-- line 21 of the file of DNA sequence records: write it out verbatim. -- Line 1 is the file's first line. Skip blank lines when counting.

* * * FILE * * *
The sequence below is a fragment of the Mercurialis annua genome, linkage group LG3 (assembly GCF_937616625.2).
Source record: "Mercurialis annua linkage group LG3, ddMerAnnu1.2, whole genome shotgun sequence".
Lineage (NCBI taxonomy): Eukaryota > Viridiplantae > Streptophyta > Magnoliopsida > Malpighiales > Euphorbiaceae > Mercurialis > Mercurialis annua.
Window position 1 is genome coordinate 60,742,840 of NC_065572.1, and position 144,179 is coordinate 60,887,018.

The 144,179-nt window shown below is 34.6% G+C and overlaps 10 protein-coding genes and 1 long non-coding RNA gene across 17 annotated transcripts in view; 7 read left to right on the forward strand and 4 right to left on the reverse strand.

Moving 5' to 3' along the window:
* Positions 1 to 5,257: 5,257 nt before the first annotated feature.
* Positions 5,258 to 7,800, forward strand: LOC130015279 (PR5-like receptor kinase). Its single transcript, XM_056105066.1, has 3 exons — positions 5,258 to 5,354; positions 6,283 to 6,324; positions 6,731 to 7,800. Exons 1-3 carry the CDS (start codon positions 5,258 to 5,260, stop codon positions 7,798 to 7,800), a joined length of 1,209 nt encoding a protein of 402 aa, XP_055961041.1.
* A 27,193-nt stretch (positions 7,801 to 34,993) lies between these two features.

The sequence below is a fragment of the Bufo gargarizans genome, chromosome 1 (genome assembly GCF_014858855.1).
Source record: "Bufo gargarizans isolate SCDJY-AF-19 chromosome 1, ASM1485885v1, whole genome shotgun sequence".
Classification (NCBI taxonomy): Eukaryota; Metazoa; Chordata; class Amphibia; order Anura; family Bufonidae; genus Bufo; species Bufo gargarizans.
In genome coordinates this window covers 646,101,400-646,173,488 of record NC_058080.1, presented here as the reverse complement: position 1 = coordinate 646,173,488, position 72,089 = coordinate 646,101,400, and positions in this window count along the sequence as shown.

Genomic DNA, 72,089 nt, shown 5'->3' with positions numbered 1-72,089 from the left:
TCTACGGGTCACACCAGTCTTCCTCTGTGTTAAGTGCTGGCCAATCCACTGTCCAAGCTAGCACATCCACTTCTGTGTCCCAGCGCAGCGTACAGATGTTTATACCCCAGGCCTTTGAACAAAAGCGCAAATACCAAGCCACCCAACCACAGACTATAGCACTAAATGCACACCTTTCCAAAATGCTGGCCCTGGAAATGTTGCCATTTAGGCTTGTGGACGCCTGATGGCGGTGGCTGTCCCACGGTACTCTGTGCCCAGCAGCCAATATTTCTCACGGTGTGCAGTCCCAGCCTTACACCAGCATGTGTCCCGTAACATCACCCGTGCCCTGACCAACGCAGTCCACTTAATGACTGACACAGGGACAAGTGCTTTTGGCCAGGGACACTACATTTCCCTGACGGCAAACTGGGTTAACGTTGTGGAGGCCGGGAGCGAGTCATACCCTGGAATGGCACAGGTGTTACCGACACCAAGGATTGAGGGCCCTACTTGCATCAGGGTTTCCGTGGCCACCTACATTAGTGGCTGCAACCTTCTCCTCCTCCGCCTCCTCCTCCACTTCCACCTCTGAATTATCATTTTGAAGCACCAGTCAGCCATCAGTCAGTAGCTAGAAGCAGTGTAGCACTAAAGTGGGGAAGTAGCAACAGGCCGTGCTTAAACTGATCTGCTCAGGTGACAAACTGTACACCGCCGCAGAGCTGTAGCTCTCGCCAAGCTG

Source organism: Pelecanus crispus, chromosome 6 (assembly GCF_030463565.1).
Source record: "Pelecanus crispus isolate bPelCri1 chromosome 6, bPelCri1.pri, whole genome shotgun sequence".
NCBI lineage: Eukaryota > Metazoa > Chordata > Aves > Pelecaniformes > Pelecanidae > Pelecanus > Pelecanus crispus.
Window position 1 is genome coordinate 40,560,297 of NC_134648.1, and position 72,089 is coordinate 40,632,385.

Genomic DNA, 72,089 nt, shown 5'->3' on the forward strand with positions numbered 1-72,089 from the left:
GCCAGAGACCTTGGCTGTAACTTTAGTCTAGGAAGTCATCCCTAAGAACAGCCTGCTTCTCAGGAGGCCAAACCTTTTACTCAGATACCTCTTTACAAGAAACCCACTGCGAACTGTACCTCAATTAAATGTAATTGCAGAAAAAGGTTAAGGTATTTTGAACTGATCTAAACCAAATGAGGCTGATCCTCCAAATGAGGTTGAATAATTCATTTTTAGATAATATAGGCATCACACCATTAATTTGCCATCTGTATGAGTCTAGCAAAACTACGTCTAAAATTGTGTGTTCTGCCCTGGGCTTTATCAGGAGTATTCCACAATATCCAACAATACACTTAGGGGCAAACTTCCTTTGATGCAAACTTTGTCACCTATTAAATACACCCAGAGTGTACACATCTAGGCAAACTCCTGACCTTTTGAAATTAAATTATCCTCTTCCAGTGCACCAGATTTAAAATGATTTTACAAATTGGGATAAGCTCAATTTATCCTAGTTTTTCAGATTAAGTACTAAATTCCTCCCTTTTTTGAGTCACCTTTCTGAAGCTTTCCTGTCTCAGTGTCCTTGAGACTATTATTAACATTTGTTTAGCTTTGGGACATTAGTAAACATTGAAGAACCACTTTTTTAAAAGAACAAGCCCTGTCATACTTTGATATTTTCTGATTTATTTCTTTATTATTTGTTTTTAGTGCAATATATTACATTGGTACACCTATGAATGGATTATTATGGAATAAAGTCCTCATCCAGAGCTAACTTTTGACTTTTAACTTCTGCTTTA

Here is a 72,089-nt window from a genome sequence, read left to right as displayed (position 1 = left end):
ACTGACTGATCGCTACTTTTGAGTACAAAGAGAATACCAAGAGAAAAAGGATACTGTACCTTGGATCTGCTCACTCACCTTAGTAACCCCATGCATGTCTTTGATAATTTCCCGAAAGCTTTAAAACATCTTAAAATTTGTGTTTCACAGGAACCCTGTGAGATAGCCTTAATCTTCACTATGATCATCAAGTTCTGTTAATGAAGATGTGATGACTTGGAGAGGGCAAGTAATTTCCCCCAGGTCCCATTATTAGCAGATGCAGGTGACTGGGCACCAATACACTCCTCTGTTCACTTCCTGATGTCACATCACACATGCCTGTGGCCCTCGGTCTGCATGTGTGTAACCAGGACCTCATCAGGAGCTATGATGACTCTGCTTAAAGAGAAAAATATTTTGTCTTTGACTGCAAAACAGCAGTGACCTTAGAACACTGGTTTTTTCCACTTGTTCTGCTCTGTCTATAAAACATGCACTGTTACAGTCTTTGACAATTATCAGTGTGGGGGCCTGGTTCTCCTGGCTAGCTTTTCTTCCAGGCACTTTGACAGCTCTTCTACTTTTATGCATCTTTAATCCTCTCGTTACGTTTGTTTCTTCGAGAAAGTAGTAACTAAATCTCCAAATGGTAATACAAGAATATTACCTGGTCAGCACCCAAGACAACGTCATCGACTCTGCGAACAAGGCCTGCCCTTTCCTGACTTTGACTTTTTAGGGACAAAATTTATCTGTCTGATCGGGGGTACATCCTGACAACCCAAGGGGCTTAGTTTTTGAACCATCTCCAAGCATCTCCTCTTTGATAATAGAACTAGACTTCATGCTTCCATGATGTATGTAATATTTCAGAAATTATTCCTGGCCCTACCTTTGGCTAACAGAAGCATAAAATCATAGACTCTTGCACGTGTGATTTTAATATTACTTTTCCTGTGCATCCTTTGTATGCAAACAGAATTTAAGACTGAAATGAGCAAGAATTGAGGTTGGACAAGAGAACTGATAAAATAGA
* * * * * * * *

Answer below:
GCCAGAGACCTTGGCTGTAACTTTAGTCTAGGAAGTCATCCCTAAGAACAGCCTGCTTCTCAGGAGGCCAAACCTTTTACTCAGATACCTCTTTACAAGAAACCCACTGCGAACTGTACCTCAATTAAATGTAATTGCAGAAAAAGGTTAAGGTATTTTGAACTGATCTAAACCAAATGAGGCTGATCCTCCAAATGAGGTTGAATAATTCATTTTTAGATAATATAGGCATCACACCATTAATTTGCCATCTGTATGAGTCTAGCAAAACTACGTCTAAAATTGTGTGTTCTGCCCTGGGCTTTATCAGGAGTATTCCACAATATCCAACAATACACTTAGGGGCAAACTTCCTTTGATGCAAACTTTGTCACCTATTAAATACACCCAGAGTGTACACATCTAGGCAAACTCCTGACCTTTTGAAATTAAATTATCCTCTTCCAGTGCACCAGATTTAAAATGATTTTACAAATTGGGATAAGCTCAATTTATCCTAGTTTTTCAGATTAAGTACTAAATTCCTCCCTTTTTTGAGTCACCTTTCTGAAGCTTTCCTGTCTCAGTGTCCTTGAGACTATTATTAACATTTGTTTAGCTTTGGGACATTAGTAAACATTGAAGAACCACTTTTTTAAAAGAACAAGCCCTGTCATACTTTGATATTTTCTGATTTATTTCTTTATTATTTGTTTTTAGTGCAATATATTACATTGGTACACCTATGAATGGATTATTATGGAATAAAGTCCTCATCCAGAGCTAACTTTTGACTTTTAACTTCTGCTTTA